JOLIET – Several social service agency representatives called on the city for help on Monday, but it’s not clear what Joliet could do.
The meeting with social service providers was set up after Mayor Bob O’Dekirk said in April that the city needs to consider stepping in to help nonprofits struggling amid state funding shortfalls.
But only one of the five agencies represented at the meeting of the Joliet City Council Diversity and Community Relations Committee uses state funding – the Spanish Community Center.
“We’re on the last lifeline, and it’s not because we don’t work hard enough,” said Angel Contreras, representing the Spanish Community Center. “The reality is we need the city’s help. We need to be creative to help our center.”
Contreras later told The Herald-News that the lack of a state budget could lead to the elimination of some services in July, although he was not specific about what could go.
Most of the speakers did not specify what services could be lost, and it was not apparent that any of the other agencies would actually cut services since they do not receive state funding now.
But Kay Bolden, executive director of the Warren-Sharpe Community Center, said the community centers, most of which provide services to people on the East Side, need more than money.
“The money is so important,” Bolden said. “It’s the lifeblood to keeping us alive. But underneath that is your seeing these people as taxpayers and as important as the population on the Wast Side.”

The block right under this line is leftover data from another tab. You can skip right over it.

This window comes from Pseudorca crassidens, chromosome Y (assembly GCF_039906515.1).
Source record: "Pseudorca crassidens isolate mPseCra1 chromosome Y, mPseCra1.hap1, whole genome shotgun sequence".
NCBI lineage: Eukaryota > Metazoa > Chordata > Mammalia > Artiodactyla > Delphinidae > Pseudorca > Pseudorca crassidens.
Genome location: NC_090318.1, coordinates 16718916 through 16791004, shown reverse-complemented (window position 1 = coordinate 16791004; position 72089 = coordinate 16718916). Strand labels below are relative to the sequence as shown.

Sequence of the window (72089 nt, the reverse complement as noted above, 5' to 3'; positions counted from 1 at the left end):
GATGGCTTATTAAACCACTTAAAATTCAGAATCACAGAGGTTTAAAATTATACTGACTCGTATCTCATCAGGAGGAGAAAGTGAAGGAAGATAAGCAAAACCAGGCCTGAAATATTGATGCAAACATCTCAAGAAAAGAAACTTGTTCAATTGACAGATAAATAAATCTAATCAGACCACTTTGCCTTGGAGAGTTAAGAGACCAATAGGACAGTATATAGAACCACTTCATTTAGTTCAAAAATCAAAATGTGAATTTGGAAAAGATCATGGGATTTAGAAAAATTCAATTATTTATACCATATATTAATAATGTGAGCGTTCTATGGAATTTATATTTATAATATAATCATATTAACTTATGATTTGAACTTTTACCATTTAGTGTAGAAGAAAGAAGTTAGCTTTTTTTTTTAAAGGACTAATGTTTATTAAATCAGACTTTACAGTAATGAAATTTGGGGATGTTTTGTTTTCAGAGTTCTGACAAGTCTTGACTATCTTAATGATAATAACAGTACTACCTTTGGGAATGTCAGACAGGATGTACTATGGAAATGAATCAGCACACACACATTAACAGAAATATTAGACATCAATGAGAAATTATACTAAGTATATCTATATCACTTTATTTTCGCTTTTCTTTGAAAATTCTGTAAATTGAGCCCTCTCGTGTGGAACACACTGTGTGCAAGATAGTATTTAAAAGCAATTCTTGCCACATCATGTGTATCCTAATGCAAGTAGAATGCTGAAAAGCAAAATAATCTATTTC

Speakers at times were critical of the city’s priorities, especially pointing to Joliet’s funding for the Rialto Square Theatre.
Stephanie Castillo, an immigration adviser and advocacy specialist at the Spanish Community Center, said clients at the agency faced the loss of services if the city does not provide funding.
“I can’t tell them the city has prioritized the Rialto building, but unfortunately there are no funds for you,” Castillo said.
Councilman Terry Morris said that the council members on the committee have served on boards for nonprofit agencies and understand the funding issues they face.
“We get it,” Morris said. “I’m anxious to help where we can, but we need a plan.”
Morris said “centers at a dead end” because of state budget issues should bring a formal proposal. Morris said he would consider a stipend to help until state funding comes through.
Committee Chairwoman Bettye Gavin said the meeting was the first of many that she planned to hold on the issue.
“We respect the work that you do. Let me say that again and again,” Gavin said. “Your services are so valuable to our community, so what we need going forward is a solution that will make all of you whole.”